Voltmeter Design

A variation in the additional circuitry permits the use of the iron-vane movement in the design of a voltmeter. The $1 mA$, $43 Ω$ movement can also be rated as a $43 mV$ ($1 mA \times 43 Ω$), $43 Ω$ movement, indicating that the maximum voltage that the movement can measure independently is $43 mV$. The millivolt rating is sometimes referred to as the voltage sensitivity (VS). The basic construction of the voltmeter is shown in [Fig. 1].
Basic voltmeter.
Fig. 1: Basic voltmeter.
Multirange voltmeter.
Fig. 2: Multirange voltmeter.
The $R_{series}$ is adjusted to limit the current through the movement to $1 mA$ when the maximum voltage is applied across the voltmeter. A lower voltage simply reduces the current in the circuit and thereby the deflection of the movement. Applying Kirchhoff's voltage law around the closed loop of [Fig. 1], we obtain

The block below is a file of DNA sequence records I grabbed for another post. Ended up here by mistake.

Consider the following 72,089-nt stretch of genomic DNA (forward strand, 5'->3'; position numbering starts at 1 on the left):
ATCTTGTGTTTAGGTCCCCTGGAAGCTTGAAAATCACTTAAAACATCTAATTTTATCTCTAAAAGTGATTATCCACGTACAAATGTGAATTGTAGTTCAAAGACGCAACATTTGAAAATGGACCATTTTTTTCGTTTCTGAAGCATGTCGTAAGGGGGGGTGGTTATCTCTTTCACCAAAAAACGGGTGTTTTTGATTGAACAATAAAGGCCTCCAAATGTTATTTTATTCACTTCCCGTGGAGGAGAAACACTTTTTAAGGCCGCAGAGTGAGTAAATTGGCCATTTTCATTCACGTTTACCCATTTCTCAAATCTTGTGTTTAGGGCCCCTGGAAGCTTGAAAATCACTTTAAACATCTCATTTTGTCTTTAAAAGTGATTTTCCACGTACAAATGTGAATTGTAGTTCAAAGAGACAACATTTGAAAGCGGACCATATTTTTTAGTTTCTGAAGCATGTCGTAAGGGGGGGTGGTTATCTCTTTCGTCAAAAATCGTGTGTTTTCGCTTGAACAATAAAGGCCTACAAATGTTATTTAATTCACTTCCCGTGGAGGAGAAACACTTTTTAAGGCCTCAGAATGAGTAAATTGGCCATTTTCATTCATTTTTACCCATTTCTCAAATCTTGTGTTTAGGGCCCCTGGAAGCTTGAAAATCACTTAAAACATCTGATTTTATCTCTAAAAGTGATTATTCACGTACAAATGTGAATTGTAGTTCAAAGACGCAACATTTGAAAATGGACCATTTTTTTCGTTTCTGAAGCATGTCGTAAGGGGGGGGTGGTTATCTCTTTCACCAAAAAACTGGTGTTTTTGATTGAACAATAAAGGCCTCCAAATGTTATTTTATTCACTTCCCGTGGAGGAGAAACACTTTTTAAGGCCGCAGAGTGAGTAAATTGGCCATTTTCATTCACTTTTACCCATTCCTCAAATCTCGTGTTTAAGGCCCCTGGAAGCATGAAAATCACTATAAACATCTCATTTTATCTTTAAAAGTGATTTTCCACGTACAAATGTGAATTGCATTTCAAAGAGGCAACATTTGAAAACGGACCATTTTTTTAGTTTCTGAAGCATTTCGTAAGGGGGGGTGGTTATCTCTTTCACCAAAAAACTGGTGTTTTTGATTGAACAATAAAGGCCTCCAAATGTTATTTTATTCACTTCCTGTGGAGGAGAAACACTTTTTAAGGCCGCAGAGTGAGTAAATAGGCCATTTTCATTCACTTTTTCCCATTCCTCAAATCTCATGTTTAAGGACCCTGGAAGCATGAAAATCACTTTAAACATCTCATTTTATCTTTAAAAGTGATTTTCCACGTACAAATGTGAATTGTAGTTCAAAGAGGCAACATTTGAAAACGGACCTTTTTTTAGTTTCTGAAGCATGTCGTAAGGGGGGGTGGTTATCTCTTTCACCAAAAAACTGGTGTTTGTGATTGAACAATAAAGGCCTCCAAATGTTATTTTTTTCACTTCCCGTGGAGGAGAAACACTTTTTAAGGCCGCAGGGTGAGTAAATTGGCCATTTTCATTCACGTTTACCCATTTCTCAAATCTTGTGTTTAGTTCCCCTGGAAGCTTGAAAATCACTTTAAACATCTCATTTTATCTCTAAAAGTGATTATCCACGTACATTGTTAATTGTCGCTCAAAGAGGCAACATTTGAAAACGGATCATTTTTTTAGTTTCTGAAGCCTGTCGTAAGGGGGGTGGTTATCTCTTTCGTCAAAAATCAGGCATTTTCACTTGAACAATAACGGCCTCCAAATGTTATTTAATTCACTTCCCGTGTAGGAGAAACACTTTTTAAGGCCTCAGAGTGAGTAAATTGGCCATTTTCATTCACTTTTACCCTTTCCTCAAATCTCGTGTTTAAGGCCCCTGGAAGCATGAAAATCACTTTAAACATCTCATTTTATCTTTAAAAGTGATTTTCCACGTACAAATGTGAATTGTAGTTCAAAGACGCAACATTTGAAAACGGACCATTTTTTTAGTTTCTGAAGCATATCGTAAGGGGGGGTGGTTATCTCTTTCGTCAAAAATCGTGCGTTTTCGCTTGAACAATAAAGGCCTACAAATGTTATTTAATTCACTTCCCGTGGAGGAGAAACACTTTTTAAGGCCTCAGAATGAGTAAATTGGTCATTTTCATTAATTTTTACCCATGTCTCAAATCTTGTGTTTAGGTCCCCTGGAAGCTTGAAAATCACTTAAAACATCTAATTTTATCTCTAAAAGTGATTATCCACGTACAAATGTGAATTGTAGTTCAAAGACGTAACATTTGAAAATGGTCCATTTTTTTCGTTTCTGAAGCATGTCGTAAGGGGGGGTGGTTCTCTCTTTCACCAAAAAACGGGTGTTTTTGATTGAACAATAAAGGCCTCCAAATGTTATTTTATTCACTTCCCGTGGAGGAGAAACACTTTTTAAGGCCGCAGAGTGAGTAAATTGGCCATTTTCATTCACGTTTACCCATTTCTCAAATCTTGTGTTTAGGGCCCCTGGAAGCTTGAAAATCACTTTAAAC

$$[10 V - (1 mA)(Rseries)] - 43 mV = 0$$
$$R_{series} = 10 V - (43 mV) 1 mA = 9957 Ω =10 kΩ$$
In general,
$$\bbox[5px,border:1px solid grey] {R_{series} = {V_{max} - V_{VS} \over I_{CS}}} \tag{1}$$

How multirange voltmeter is designed?

One method of constructing a multirange voltmeter is shown in [Fig. 2]. If the rotary switch is at $10 V$,
$$R_{series} = 10 kΩ$$
at $50 V$,
$$R_{series} = 40 kΩ + 10 kΩ = 50 kΩ$$
and at $100 V$,
$$R_{series} = 50 kΩ + 40 kΩ + 10 kΩ = 100 kΩ$$

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